A Vet’s Guide to Understanding Dog Seizures
Nothing makes you feel more helpless than watching your dog experience a seizure. Here’s everything you need to know about dog seizures according to a veterinarian.
Seizures are one of the most frequently reported neurological conditions in dogs. They are characterized by a temporary and involuntary disturbance of normal brain function. In dogs, traditional seizure symptoms include loss of consciousness, uncontrollable muscle activity, loss of bowel control, and collapsing. After dogs display seizure behavior, they may appear disoriented, unsteady, or temporarily blind.
Brian Petrovsky, DVM, currently completing a soft tissue and orthopedic surgery residency at the Iowa State University College of Veterinary Medicine, shares all you need to know about dog seizures.
Types of Dog Seizures
“Differentiating between types of seizures helps a vet get to the bottom of the concern,” Petrovsky says. Although you should consult your veterinarian for an accurate diagnosis, types of seizures include:
Dogs experiencing this type of seizure—also known as tonic-clonic or grand mal seizures—will lose consciousness and their muscles will alternate between being extended and flexed. Generalized seizures usually last from a few seconds to a few minutes.
These seizures usually show up as unusual movements in one limb or on one side of the body. This kind of seizure typically lasts only a few seconds, but it can expand to become a generalized seizure.
It’s difficult to understand these seizures because they appear as odd behavior such as suddenly biting at imaginary objects. They last only a few minutes, but a dog will always do the same thing every time they have this type of seizure.
This is an inherited disorder that can cause seizures. While the origins of idiopathic epilepsy are unknown, The Canine Epilepsy Project explores potential genetic sources for these repeated seizures. Young (six months to six years old) Labrador retrievers, golden retrievers, poodles, keeshonds, beagles, German shepherds, dachshunds, Irish setters, and cocker spaniels may be genetically predisposed to this condition.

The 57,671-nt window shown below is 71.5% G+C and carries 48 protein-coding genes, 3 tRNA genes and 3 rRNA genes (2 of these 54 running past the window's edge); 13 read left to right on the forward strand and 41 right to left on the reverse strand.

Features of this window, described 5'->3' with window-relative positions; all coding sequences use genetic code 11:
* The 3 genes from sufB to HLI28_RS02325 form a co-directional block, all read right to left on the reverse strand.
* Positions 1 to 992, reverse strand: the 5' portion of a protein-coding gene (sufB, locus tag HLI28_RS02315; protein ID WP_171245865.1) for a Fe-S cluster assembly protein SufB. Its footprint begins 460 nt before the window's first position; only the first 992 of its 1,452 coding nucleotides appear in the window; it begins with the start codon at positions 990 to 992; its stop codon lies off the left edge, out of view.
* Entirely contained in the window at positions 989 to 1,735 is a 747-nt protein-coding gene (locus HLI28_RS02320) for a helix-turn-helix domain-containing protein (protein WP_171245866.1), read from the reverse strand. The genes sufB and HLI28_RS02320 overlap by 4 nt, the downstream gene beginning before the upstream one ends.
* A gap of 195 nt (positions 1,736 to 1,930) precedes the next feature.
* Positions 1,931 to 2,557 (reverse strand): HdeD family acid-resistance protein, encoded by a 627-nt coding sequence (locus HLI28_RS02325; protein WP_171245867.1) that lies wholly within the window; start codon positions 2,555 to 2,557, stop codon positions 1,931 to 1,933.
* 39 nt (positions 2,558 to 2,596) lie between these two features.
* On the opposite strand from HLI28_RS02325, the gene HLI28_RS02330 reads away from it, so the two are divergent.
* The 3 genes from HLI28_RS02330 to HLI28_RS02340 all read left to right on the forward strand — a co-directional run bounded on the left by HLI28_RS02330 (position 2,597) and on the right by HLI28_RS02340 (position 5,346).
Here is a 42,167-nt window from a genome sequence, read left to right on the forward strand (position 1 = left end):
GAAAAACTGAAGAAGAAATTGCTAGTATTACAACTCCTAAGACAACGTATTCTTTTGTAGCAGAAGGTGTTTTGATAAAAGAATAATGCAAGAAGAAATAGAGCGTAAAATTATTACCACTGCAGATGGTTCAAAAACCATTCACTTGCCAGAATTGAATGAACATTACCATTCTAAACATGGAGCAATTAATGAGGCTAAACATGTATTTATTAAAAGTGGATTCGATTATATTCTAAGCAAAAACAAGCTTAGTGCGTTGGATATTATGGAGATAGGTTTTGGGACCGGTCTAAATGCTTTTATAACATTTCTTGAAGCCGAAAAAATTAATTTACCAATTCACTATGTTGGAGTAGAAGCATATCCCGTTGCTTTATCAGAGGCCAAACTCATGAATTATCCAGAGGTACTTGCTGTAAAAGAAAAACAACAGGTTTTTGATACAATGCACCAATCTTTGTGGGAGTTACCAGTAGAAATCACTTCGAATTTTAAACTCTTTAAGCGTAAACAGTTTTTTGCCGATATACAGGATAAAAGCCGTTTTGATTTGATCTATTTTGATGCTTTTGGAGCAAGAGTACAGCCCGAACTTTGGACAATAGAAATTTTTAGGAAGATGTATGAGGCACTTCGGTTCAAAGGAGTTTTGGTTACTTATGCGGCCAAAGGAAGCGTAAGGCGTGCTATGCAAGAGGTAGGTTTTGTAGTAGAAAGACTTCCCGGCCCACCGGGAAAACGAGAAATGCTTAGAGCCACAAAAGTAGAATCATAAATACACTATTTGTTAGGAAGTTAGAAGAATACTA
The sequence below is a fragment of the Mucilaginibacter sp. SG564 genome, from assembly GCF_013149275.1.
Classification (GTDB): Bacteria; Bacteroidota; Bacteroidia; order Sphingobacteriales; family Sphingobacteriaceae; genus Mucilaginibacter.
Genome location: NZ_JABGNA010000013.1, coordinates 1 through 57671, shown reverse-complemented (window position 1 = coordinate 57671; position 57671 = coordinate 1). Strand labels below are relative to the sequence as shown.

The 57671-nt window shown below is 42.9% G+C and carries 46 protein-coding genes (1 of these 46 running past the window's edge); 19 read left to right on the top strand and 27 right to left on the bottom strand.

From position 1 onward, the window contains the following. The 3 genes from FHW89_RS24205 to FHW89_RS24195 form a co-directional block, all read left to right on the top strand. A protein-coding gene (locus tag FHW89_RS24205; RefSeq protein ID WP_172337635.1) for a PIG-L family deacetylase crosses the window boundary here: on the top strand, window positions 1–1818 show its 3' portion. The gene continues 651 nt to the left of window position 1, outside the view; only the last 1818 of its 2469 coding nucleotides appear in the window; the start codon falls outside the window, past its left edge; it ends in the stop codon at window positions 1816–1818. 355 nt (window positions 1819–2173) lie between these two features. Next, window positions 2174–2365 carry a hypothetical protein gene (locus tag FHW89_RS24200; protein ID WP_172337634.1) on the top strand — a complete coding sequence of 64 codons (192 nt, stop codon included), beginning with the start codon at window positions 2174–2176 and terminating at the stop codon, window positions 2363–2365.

Two or more seizures occurring within a 24-hour period are known as cluster seizures.
Status Epilepticus is a state of continuous seizure activity lasting longer than five minutes, or multiple seizures without recovery in between. Prolonged seizures put your dog at risk of overheating which leads to difficulty breathing and an increased risk of brain damage.
Causes of Seizures in Dogs
Unlike with humans, dog seizures are not set off by triggers. “When I think of the word trigger, it makes me think of flashing lights or loud noises like with humans, but fortunately triggers like that are not common with [seizures in] animals,” Petrovsky says. Instead, a seizure is typically a sign of an underlying condition (except in cases of Idiopathic Epilepsy, which is a disorder).
“Health-related causes for dog seizures are vast, ranging from congenital, degenerative, metabolic, cancerous, nutritional, or inflammatory,” Petrovsky says. Kidney disease, anemia, encephalitis, brain cancer, and liver disease are a few of the conditions that can lead to a seizure. Brain diseases can irritate neurons, while systemic disorders can adversely affect neurons. Petrovsky also says portosystemic shunts, a liver growth abnormality that’s common in toy breeds, can cause seizures.
Dogs suffering from a traumatic brain injury may experience a single seizure or patterns of seizures (posttraumatic epilepsy).
Petrovsky encourages owners to reference the ASPCA’s list of common toxins that may cause seizures. This list includes medications, heavy metals, anti-freeze, and anything with the sugar-free additive xylitol. If you believe your dog has been exposed to a toxin, you can also call the ASPCA Animal Poison Control Center at 888-426-4435. “They have veterinary toxicologists that can give direct recommendations to the vet team and owners regarding treatment,” Petrovsky says.